Timing is often critical in the video game console wars, too. Sony’s PlayStation 2 enjoyed an eighteen-month lead over the technically superior Xbox (as well as Nintendo’s Game Cube). That time lead helped to create what for years was the single most profitable division at Sony. By contrast, the technically superior PS3 showed up months after Xbox 360 and at roughly the same time as the Nintendo Wii, and has struggled in its early years, racking up multibillion-dollar losses for Sony.C. Null, “Sony’s Losses on PS3: $3 Billion and Counting,” Yahoo! Today in Tech, June 27, 2008, http://tech.yahoo.com/blogs/null/96355.
Microsoft launched the Zune media player with features that should be subject to network effects—the ability to share photos and music by wirelessly “squirting” content to other Zune users. The firm even promoted Zune with the tagline “Welcome to the Social.” Problem was the Zune Social was a party no one wanted to attend. The late-arriving Zune garnered a market share of just 3 percent, and users remained hard pressed to find buddies to leverage these neat social features.R. Walker, “AntiPod,” New York Times, August 8, 2008. A cool idea does not make a network effect happen.
Starting a network effect can be tough—there’s little incentive to join a network if there’s no one in the system to communicate with. In one admittedly risky strategy, firms may offer to subsidize initial adoption in hopes that network effects might kick in shortly after. Subsidies to adopters might include a price reduction, rebate, or other giveaways. PayPal, a service that allows users to pay one another using credit cards, gave users a modest rebate as a sign-up incentive to encourage adoption of its new effort (in one early promotion, users got back fifteen dollars when spending their first thirty dollars). This brief subsidy paid to early adopters paid off handsomely. eBay later tried to enter the market with a rival effort, but as a late mover its effort was never able to overcome PayPal’s momentum. PayPal was eventually purchased by eBay for $1.5 billion, and the business unit is now considered one of eBay’s key drivers of growth and profit.
Subsidizing adoption after a rival has achieved dominance can be an uphill battle, and sometimes even offering a service for free isn’t enough to combat the dominant firm. When Yahoo! introduced a U.S. auction service to compete with eBay, it initially didn’t charge sellers at all (sellers typically pay eBay a small percentage of each competed auction). The hope was that with the elimination of seller fees, enough sellers would jump from eBay to Yahoo! helping the late-mover catch up in the network effect game.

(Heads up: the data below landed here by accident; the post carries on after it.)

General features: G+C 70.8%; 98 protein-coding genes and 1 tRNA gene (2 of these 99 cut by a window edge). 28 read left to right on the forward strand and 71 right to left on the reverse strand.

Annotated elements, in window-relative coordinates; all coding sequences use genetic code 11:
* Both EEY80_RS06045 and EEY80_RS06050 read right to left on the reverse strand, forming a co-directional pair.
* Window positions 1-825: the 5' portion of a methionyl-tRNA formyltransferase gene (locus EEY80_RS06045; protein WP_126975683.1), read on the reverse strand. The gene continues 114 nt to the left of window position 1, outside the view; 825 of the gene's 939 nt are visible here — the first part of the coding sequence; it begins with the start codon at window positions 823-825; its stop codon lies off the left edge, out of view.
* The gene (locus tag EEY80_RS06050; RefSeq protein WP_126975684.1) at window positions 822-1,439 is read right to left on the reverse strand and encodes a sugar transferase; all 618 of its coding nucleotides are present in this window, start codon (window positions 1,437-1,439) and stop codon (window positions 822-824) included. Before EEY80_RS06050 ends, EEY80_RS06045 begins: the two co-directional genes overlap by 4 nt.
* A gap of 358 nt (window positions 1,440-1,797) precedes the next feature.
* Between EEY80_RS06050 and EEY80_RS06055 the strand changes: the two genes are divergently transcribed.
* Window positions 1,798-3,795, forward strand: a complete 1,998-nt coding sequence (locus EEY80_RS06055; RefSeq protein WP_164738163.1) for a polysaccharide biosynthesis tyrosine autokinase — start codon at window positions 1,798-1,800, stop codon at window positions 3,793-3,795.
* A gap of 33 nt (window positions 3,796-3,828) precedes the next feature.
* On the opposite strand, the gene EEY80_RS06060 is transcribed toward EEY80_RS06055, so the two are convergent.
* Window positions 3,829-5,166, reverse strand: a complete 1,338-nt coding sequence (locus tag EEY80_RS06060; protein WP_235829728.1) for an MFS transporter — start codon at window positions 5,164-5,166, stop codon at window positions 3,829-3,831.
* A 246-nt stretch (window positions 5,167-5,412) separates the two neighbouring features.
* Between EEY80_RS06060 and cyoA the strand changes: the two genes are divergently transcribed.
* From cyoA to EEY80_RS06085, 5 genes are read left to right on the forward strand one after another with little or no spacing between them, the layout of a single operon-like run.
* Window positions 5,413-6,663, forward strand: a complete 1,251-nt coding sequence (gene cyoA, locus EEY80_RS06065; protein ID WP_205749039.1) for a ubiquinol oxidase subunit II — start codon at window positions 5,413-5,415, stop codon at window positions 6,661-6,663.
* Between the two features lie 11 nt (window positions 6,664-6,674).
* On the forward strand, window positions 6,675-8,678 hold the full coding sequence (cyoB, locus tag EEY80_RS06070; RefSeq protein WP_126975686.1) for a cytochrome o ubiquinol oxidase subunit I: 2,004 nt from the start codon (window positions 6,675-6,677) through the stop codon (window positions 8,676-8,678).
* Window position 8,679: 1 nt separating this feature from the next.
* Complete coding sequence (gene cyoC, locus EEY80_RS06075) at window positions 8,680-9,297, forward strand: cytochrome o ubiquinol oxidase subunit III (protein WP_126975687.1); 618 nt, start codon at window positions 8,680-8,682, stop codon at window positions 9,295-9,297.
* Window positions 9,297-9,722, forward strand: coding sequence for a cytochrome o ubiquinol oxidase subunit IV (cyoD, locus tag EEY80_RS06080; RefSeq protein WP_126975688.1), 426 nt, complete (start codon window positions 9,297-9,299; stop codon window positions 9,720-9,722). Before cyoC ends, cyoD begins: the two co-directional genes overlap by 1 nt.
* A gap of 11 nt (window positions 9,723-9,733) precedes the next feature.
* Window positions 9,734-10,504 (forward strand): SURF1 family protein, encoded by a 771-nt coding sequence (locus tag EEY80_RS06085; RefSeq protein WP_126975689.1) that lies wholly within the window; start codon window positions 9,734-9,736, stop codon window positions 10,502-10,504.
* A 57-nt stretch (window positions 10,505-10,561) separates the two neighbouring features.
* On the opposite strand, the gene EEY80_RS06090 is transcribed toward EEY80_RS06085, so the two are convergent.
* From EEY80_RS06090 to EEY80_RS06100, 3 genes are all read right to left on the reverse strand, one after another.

But eBay sellers were reluctant to leave for two reasons. First, there weren’t enough buyers on Yahoo! to match the high bids they earned on much-larger eBay. Some savvy sellers played an arbitrage game where they’d buy items on Yahoo!’s auction service at lower prices and resell them on eBay, where more users bid prices higher.
Second, any established seller leaving eBay would give up their valuable “seller ratings,” and would need to build their Yahoo! reputation from scratch. Seller ratings represent a critical switching cost, as many users view a high rating as a method for reducing the risk of getting scammed or receiving lower-quality goods.
Auctions work best for differentiated goods. While Amazon has had some success in peeling away eBay sellers who provide commodity products (a real danger as eBay increasingly relies on fixed-price sales), eBay’s dominant share of the online auction market still towers over all rivals.B. Stone, “Amid the Gloom, an E-commerce War,” New York Times, October 12, 2008. While there’s no magic in the servers used to create eBay, the early use of technology allowed the firm to create both network effects and switching costs—a dual strategic advantage that has given it a hammerlock on auctions even as others have attempted to mimic its service and undercut its pricing model.
Since all products and services foster some sort of exchange, it’s often possible to leverage a firm’s customers to promote the product or service. Internet calling service Skype has over 300 million registered users yet has spent almost nothing on advertising. Most Skype users were recruited by others who shared the word on free and low-cost Internet calls. Within Facebook, feeds help activities to spread virally (see Chapter 7 "Facebook: Building a Business from the Social Graph"). Feeds blast updates on user activities on the site, acting as a catalyst for friends to join groups and load applications that their buddies have already signed up for.
If a big market attracts more users (and in two-sided markets, more complements), why not redefine the space to bring in more users? Nintendo did this when launching the Wii. While Sony and Microsoft focused on the graphics and raw processing power favored by hard-core male gamers, Nintendo chose to develop a machine to appeal to families, women, and age groups that normally shunned alien shoot ’em ups. By going after a bigger, redefined market, Nintendo was able to rack up sales that exceeded the Xbox 360, even though it followed the system by twelve months.M. Sanchanta, “Nintendo’s Wii Takes Console Lead,” Financial Times, September 12, 2007.